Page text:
What is Supply and Demand?

Supply and demand
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April is Financial Literacy Month, and our goal is to help you raise your money IQ. In this series, we'll tackle key economic concepts -- ones that affect your everyday finances and investments -- to help you make smarter choices with every dollar decision you face.

Today's concept: supply and demand.

Most folks are familiar with the concept of supply and demand, but most of us also don't give it much thought, which is a mistake. That's because it applies to much more than just business.

First, to review. In basic economics, the law of supply and demand influences prices. If supply of an item is abundant, that will pressure the price downward, and vice versa. In practice, imagine that you're the only one in town selling shoehorns. Because consumers don't have any other places to buy the product, that gives you some pricing power. But if other stores in town start carrying shoehorns, you may have to drop your price to keep customers coming.

In the Stock Market

Similar principles are at work in the stock market. Once stocks are launched into the market via an initial public offering, or IPO, their prices aren't set by the companies behind the stocks, or even the brokerages processing the trading. Instead, they reflect the shares' supply and demand.

As an example, think of retailer J.C. Penney (JCP). Its stock closed at $15.87 per share on April 8. But on April 9, it closed around $13.92, down more than 12 percent in a single day.

What happened? Well, the struggling company's CEO, Ron Johnson, was dismissed, replaced by a former CEO, Mike Ullman. The fact that the stock price sank reflects a lack of confidence in the company -- or a lack of demand for its shares. If investors were more optimistic about the company and Ullman's leadership potential, demand for its shares would have risen, driving the price up.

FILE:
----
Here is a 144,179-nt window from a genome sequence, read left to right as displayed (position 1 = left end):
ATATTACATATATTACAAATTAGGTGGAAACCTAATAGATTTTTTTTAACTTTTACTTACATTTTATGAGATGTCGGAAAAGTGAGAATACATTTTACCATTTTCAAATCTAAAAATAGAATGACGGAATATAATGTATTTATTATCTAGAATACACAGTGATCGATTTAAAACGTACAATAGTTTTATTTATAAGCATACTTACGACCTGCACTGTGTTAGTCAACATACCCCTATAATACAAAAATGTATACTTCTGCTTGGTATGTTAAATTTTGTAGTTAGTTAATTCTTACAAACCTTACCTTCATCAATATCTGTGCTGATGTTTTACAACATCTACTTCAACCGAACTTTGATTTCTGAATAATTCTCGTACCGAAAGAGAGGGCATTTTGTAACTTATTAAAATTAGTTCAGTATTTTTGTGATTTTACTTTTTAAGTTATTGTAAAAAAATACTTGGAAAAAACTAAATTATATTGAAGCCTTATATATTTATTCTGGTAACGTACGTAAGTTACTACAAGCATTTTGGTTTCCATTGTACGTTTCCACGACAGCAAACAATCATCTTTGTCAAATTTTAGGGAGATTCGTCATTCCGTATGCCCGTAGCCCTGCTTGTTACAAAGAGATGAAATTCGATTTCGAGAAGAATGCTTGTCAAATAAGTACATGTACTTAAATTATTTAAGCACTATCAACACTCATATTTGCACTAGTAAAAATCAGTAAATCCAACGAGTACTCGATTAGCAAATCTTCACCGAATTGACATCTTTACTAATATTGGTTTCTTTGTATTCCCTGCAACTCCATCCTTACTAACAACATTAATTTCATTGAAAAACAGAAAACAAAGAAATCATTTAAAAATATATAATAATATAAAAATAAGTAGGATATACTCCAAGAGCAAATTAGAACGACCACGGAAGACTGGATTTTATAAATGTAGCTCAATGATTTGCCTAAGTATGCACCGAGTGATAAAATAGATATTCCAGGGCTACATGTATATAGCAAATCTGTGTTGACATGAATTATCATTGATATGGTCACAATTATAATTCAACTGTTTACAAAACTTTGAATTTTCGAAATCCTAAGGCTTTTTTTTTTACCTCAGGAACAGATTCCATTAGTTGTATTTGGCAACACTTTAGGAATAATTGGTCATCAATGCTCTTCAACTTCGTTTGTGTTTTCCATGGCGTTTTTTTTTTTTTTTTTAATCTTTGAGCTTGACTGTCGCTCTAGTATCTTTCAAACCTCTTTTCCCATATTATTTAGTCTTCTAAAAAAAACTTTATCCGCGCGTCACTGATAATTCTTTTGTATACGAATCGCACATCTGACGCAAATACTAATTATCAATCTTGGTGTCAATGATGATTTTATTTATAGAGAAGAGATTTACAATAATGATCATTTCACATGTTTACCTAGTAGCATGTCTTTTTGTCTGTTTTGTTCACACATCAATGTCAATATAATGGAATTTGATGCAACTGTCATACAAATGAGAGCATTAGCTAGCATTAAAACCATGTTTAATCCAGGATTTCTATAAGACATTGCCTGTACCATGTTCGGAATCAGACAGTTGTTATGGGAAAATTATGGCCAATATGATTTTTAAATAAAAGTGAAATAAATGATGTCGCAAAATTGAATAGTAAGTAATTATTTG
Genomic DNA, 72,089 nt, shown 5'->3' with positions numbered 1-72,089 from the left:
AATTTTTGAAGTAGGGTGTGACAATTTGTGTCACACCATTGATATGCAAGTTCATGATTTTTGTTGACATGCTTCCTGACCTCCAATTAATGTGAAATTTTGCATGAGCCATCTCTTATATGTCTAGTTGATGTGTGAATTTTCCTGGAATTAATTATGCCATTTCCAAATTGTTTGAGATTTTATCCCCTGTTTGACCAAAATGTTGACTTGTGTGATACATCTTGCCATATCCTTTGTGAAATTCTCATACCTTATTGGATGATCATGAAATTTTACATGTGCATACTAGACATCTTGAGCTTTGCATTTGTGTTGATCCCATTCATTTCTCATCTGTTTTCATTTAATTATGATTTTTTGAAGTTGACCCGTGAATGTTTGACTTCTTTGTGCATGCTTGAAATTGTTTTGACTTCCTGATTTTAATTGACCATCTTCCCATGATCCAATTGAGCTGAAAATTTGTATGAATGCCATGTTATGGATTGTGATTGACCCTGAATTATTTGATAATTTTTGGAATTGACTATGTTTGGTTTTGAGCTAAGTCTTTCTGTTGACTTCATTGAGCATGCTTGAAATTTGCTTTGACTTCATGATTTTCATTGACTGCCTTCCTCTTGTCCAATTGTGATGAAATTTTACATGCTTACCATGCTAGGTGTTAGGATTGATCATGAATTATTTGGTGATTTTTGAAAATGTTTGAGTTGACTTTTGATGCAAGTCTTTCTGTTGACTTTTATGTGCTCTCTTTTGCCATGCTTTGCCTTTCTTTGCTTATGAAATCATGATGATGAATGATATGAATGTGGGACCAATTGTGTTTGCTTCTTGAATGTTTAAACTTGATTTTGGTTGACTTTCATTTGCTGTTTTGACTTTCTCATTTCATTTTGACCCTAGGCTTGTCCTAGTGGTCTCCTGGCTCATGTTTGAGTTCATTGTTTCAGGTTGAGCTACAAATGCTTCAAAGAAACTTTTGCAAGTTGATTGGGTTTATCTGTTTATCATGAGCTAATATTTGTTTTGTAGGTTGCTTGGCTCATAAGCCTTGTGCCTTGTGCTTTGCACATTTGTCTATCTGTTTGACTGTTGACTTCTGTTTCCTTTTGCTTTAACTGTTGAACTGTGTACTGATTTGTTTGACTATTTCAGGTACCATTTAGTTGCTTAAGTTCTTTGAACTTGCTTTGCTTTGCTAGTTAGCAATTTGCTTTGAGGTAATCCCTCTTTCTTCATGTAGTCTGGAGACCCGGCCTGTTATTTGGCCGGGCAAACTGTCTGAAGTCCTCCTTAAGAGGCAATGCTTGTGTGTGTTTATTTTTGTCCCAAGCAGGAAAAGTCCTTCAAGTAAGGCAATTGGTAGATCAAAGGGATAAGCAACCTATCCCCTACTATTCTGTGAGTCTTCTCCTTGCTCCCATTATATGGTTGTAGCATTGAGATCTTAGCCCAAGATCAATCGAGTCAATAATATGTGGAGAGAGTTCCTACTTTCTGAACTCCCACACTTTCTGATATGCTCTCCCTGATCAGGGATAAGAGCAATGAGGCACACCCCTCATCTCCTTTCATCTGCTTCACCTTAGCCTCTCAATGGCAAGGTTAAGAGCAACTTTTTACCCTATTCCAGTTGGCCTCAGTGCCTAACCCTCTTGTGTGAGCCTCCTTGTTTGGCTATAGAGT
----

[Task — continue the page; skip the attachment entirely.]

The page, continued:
Meanwhile, shares of Yahoo (YHOO) have surged more than 50 percent since Marissa Mayer took the reins of the company. That increase reflects confidence in her leadership and the company's future -- via an increased demand for shares.

In Our Lives

Shortages and surpluses affect other areas of our lives, too, such as careers. There's a good case to be made for pursuing the career that most excites you, but you would also do well to factor in the supply and demand for that occupation and others.

There are many lists of jobs that are expected to be in great demand in the coming years. The folks at Randstad, for example, a major global staffing company, have listed "13 Hot Jobs for 2013." They include registered nurses, physicians (specializing in urgent care and anti-aging medicine), drug safety specialists, mortgage underwriters, loan documentation specialists, accountants, manufacturing production specialists, industrial engineers, electrical/hardware engineers, customer service representatives, executive assistants, software developers, and IT professionals.

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When certain occupations experience demand significantly greater than supply, salaries and benefits tend to rise as companies try to attract and retain employees.

You see supply and demand in play elsewhere, too. It affects everything from the prices ticket scalpers can command to the price of oil. Let's say the world's oil producers maximized their production. Supply would rise, and the price of oil would likely fall. Since that doesn't sound good to oil producers, they have been known to manage their production. At the supermarket, the prices of many foods are tied to their supply, which is affected by droughts and other factors.

Learning about some simple economic concepts like these can make you a better financial thinker and decision maker.

Motley Fool contributor Selena Maranjian has no position in any stocks mentioned. The Motley Fool has no position in any of the stocks mentioned.


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